In the UK, this psychostimulant, which mimics the properties of cocaine, is a class B drug (class A when in solution). By 1999, the number of prescriptions being issued for Ritalin reached 131,000 per year, up from 6000 a year in 1994 - representing more than 2 per cent of all UK children. This figure is likely to be a low estimate as it does not include the prescriptions given out in private practices, young-offender centres or care homes.
There is a lack of research to support the use of Ritalin to control ADHD, and a load of evidence pointing to a battery of worrying side-effects, including gastrointestinal and liver effects, drug dependency, agitation, abnormal thoughts and psychotic depression (Ethical Hum Sci Serv, 1999; 1: 13-33).
Despite this, US drug companies have successfully persuaded health authorities and psychiatrists of Ritalin’s supposed benefits. In 1998, at a conference on ADHD, the US National Institutes of Health stated that there were 'no data to indicate that ADHD is due to a brain malfunction', despite the assertion by the Ritalin lobby that it works by correcting a 'brain disorder'.
With autism, the drug of choice is secretin, a polypeptide hormone involved in gastric function. Using this hormone for autism is based on sturdier principles than for MPH as it acknowledges the link between a malfunctioning digestive system and the condition. Secretin facilitates enzymatic digestion in the small intestine. It may, however, disrupt digestion in the stomach.
A common cause
Although ADHD, learning disabilities and autism are supposedly separate conditions, their similar symptoms suggest a possible common cause. Roughly half of all symptoms of ADHD and dyslexia overlap and, along with autism, they share a number of common physical problems - a tendency to allergies/sensitivities, skin problems, sleeping disorders and poor motor coordination.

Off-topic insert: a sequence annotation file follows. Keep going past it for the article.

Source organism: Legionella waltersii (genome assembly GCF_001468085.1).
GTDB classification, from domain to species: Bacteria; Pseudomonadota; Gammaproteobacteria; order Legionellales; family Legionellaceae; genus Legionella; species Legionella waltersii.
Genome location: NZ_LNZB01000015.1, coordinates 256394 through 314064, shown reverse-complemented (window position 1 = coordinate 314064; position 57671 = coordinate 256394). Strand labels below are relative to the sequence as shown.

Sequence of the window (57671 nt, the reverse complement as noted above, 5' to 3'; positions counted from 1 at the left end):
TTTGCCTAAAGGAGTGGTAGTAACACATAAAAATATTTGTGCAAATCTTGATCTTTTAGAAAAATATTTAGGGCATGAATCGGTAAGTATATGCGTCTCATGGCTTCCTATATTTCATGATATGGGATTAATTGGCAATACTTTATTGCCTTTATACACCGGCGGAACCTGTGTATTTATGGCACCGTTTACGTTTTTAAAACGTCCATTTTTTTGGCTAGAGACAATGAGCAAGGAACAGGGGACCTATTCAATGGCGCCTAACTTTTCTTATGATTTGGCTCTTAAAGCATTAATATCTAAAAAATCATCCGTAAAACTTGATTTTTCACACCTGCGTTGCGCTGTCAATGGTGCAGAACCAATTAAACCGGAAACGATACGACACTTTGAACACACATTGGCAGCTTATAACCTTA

Some pioneers in the field of learning disabilities have postulated that all have a common base: certain fundamental nutritional deficiencies because of higher-than-normal biochemical needs.
Sally Bunday, herself the mother of a hyperactive child, and her mother Irene Colquhoun were the first to hypothesise an association between nutrition and ADHD (Med Hypoth, 1981; 7: 673-9). They found a link between ADHD and asthma, eczema and other allergy-type conditions. These children also suffered from excessive thirst, and dry skin and hair, consistent with a deficiency of essential fatty acids (EFAs).
Their idea has since been verified by numerous studies concluding that an EFA deficiency is also a major factor in other, interrelated disorders. UK researchers have found further evidence that fatty-acid and membrane-phospholipid abnormalities are both involved in a range of neurodevelopmental and psychiatric disorders, including ADHD, dyslexia, dyspraxia and autism - illnesses that are now said to fall within a ‘phospholipid spectrum’ of disorders.
What this research suggests is that those who have so-called learning problems, as well as the more traditional mental problems, have a fundamental difficulty in processing fats and, therefore, need more of it than usual to function normally. This would explain the overlapping symptoms, the tendency to run in families and the symptom similarities with the more traditional psychiatric disorders (Prostagl Leukotr Essent Fatty Acids, 2000; 63: 1-9).
EFAs play an essential role in brain structure and function. Around 20 per cent of the dry weight of the brain and 30 per cent of the retina are made of highly unsaturated fatty acids (HUFAs). As EFAs cannot be synthesised by the body, they must be supplied by the diet in the form of linoleic acid and alpha-linolenic acid, precursors from which other fatty acids, such as docosahexaenoic acid (DHA), and compounds are synthesised that are vital to proper brain functioning, nerve synapses and photoreceptors. Deficiencies of these omega-3 fats have been linked to visual and mental problems (J Pediatr, 1994; 125: S39-47; Proc Natl Acad Sci USA, 1986; 83: 4021-5).